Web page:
Monday, 27 February 2017

2017 Reading, Part One

The first six books of the year have made it past my discerning gaze. Let's take a look...

I've read a few of Terry Pratchett's books in the Discworld series that are based around the City Watch and I saw this one going free on a charity stall in one of the craft fairs that Fran and Gill do in the Winter Gardens in Blackpool. I snapped it up and the next day donated in return the first ten books from the Robert Jordan series The Wheel of Time. I'd read and enjoyed the series a couple of times but as with all long-running serials it had got very sprawling in concept and there were too many characters to keep track of and I had decided I wasn't putting myself through it again.

Anyway, this is an excellent addition to the City Watch series-within-a-series as Watch Commander Sam Vines finds himself tricked and sent back through time, to arrive at the death scene of the man who had taught him all he knew and his nervous and untrained younger self pointing a crossbow at his head... Enough of the spoilers! The cover, by the way, is based on the famous painting Night Watch painted in 1642 by Rembrandt and displayed in the Rijksmuseum, Amsterdam.

The Deathlands series contains a lot of books! The official James Axler website lists 125 books in the series but unlike other long-running series, this kept a tight group of main characters and they interacted with new characters in a different location for each book. Published by Arrow Books, these are not the easiest of books to come across in the UK. I've got a few and have read more but all have either come from libraries or been bought second-hand. This is the first book in the chronology of the series, but was written some thirteen years or so after the first to be written. The series centres around Ryan Cawdor and his band of travellers in a dangerous dystopian future set 100 years after a nuclear holocaust. Wherever they travel they face a society disintegrated into territories ruled by violent barons, mistrustful of strangers and covetous of the possessions of the travellers. Weapons, food and petrol are all commodities for which men would kill. Mutated creatures - none of which have been made more timid or small - present other threats to the band. With some futuristic technology thrown in here and there and even a bit of time travel the books are good entertainment.

James Axler never actually existed. It is a pen name and the books have been written by a number of authors, drawing on a huge database of facts and histories of the environment and the main characters.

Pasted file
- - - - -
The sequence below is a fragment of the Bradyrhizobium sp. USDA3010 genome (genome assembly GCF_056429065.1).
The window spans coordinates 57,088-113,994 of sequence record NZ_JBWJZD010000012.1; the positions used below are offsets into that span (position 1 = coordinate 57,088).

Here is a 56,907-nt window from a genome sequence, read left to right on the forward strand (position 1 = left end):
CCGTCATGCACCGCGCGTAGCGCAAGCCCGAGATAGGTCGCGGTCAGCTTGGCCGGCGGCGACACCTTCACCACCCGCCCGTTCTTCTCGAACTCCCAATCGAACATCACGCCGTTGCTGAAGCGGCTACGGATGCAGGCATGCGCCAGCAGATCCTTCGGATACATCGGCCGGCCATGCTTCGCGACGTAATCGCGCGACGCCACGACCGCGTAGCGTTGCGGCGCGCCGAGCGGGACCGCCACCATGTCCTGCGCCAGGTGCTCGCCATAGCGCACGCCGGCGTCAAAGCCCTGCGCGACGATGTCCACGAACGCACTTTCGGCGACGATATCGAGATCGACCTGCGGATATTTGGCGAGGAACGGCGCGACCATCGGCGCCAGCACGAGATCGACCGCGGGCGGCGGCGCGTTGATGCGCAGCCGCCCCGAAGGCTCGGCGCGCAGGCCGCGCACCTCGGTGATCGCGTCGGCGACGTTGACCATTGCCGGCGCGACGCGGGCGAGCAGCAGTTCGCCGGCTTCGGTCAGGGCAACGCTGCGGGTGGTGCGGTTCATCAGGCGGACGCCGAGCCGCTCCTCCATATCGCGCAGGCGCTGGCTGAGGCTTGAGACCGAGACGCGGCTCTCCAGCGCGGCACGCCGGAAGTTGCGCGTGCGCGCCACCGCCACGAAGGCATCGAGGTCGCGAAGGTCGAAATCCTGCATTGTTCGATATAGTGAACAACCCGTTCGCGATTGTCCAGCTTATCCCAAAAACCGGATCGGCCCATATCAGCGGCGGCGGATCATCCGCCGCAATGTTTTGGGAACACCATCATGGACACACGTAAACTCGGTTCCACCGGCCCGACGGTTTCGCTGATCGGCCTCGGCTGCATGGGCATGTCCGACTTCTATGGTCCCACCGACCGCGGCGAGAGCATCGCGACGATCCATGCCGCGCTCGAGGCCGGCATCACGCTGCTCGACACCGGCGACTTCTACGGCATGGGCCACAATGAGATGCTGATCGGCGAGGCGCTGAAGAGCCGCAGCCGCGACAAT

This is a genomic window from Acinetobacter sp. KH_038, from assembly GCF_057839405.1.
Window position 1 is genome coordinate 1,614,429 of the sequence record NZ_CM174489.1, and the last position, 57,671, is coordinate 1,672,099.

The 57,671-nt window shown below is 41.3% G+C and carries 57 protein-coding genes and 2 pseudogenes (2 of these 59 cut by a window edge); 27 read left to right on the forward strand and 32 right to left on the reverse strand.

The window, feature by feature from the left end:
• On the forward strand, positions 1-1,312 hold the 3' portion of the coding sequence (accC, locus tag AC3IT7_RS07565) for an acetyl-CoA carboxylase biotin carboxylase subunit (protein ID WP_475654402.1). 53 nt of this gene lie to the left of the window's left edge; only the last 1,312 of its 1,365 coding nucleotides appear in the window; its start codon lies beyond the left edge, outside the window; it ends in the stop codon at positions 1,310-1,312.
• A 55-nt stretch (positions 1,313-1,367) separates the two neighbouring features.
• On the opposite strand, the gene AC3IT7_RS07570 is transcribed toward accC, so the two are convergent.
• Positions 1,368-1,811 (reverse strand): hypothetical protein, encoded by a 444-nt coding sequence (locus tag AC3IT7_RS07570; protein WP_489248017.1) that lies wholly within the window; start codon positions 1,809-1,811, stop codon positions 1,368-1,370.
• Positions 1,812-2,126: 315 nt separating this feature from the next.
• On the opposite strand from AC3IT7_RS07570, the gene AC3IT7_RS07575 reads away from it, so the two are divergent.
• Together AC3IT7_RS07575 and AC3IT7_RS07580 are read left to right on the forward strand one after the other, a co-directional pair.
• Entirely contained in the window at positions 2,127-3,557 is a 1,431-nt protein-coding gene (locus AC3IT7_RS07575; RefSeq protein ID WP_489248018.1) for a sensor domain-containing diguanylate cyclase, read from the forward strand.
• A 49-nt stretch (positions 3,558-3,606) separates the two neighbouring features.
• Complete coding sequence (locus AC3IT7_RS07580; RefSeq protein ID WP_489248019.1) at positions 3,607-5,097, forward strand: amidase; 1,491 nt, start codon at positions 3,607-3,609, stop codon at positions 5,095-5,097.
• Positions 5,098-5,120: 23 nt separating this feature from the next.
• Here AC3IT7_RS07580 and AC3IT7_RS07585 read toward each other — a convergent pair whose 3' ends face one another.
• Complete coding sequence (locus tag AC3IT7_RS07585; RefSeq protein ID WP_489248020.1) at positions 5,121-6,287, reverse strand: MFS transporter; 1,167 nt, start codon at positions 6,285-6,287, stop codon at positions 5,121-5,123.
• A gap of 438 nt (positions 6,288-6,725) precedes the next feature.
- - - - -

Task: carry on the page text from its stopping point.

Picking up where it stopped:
And back to our friend Matthew Bartholomew, the 13th century scholar-physician at Cambridge University. His is never a quiet life and so it continues in the fifteenth of his adventures. When the College Treasurer dies it becomes apparent that money has been paid for goods which have not been received. Meanwhile a pregnant woman visiting Matt's sister dies from an overdose of pennyroyal, a substance beneficial for some ailments but known to induce miscarriages. Matt discovers his own stock of the drug has been stolen. He also discovers that the missing money was paid to the husband of the pregnant lady and he, Brother Michael and some students set out on a journey, becoming embroiled in plots and counter-plots and finding themselves hunted by killers.

Blimey! Time for some light relief! Tom Holt takes us to Fairyland where time doesn't work in quite the same way when the elves remove all the boring bits from your memory. A bit embarrassing if you think you are still 15 and insist on being taken back to your school only to find an unknown headmaster demanding to know what the 30-something you is doing in one of his classrooms...

Whoa! Hang on... Terry Pratchett again? Well, although I usually try to vary my reading within these groups of six books, this time I found myself in the local library whilst Miss Franny was looking for stories of young put-upon women triumphing against outrageous cads and they had this. One of my uncles has been telling me for ages that this was a great book and I should read it, so it came home with me. Then I realised that I wasn't going to get through another two books and still have time to read this in the three weeks before it was due back. So... Anyway, it is excellent. I'd seen and loved the TV two-parter but the book (as books always do) contains far more.

And to finish let's go way back to the days of American gangsters and private eyes with Mickey Spillane's hero Mike Hammer. I, The Jury was the first Mike Hammer book and it's a cracker of a read. Fast-paced, exciting, full of cold killers, hot guns and even hotter women. This was the first of three books in an omnibus I got from a bargain book shop ages ago. I'll bet it's not ages until I get round to the second book!

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